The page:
The blended family is commonplace nowadays however the financial aspects of a blended family are complex and rarely spoken about and therefore dealt with effectively. Starting over financially as well as preparing for assets to pass to chosen beneficiaries upon death are uncomfortable conversation topics.
Here are a few considerations to start the (awkward) conversation:
Division of Assets at Death – no beating around the bush let’s start with the big one! This one might see you sleeping on the couch but that may be a better alternative than seeing those you love not provided for. Everyone has a unique situation that cannot be covered in this article and will vary greatly if you have children from a previous relationship or if you have additional children from your current relationship, however discussing who you would like to provide for and how that will happen is an important step. Your spouse may have their own wealth they have bought to the marriage or you may want to provide something specific for them. A plan that leaves assets to your spouse with the understanding that they will leave any remaining assets to your biological children can be a recipe for disaster. The surviving spouse may change the plan at any time and often relationships change once you are no longer in the picture. Providing a life tenancy with the intention that your children will eventually end up with the assets upon the death of your spouse can also cause tension. Many families would rather receive less but be able to access wealth earlier to provide them with flexibility and options and not strain the relationship. The complexity and emotion can put these issues in the “too hard basket”.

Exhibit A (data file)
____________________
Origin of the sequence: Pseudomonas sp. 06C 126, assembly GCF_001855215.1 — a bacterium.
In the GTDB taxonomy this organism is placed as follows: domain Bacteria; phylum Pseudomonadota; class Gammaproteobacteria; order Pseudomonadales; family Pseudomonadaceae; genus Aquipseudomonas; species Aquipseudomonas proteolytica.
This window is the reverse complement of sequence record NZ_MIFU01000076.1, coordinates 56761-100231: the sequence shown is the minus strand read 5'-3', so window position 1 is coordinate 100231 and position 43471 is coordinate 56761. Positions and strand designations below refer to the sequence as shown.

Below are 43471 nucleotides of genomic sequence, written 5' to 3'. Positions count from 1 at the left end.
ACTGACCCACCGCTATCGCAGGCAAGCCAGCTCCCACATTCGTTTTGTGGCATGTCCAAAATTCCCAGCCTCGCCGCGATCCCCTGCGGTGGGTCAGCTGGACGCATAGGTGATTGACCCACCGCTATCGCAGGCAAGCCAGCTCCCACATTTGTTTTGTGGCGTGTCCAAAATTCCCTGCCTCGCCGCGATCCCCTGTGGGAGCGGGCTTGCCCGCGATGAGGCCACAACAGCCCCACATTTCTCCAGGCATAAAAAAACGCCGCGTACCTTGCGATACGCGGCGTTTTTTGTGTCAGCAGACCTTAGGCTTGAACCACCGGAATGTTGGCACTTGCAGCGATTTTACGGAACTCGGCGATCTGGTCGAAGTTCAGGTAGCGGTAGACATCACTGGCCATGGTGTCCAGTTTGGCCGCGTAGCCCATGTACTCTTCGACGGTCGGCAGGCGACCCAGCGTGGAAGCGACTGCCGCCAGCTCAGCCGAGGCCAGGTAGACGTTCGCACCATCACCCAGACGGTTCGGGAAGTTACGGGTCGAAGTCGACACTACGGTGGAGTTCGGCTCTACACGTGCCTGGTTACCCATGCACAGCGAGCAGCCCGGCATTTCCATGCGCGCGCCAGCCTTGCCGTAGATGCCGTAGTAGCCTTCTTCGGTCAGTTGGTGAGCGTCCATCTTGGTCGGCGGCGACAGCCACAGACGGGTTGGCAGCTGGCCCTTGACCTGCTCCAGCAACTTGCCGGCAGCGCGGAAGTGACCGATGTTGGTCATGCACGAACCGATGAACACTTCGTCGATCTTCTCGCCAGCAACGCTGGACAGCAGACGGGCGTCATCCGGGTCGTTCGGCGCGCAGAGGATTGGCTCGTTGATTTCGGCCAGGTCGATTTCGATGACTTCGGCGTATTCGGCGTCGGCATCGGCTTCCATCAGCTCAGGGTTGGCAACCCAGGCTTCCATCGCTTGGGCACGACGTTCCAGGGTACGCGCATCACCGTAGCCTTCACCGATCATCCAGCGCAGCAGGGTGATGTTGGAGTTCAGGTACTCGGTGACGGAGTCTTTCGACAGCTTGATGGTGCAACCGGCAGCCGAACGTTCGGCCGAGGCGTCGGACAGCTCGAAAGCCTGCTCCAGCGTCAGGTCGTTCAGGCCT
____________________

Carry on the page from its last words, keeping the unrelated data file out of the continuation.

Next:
Choosing Executors - your Will may detail your intentions, but who will ensure those documents are administered properly and fairly? Choosing an executor all members of a blended family feel comfortable with can sometimes be a challenge. This may be best addressed by choosing a third party or a professional however be aware of fees that may apply and ensure your instructions are clear and understood.
Superannuation – did you know that super is not an estate asset? You can make a nomination on who receives your super death benefit however they need to be a dependant under the SIS Act (superannuation legislation). Adult children may have tax on benefits they receive although some careful planning can limit/remove this.
Retirement Planning – building wealth together can also have its hiccups. One party may come into the relationship with more or an age gap may see you with different time horizons. Start having an open conversation about your common goals and this should lead into how those goals may then be achieved.
There are a number of financial strategies that can benefit blended family’s retirement and estate planning goals. We strongly encourage you to meet with an estate planning specialist and we are also available to join your meetings to facilitate creating options that provide for all your loved ones. We work with local specialists and would be happy to put you in touch with them.
This information contained in this document has been provided as general advice only. The contents of this document have been prepared without taking account of your personal objectives, financial situation or needs. You should, before making any decision regarding any information, strategies or products mentioned in this document, consult with your GPS Wealth Ltd financial adviser to consider whether it is appropriate having regard to your own objectives, financial situation and needs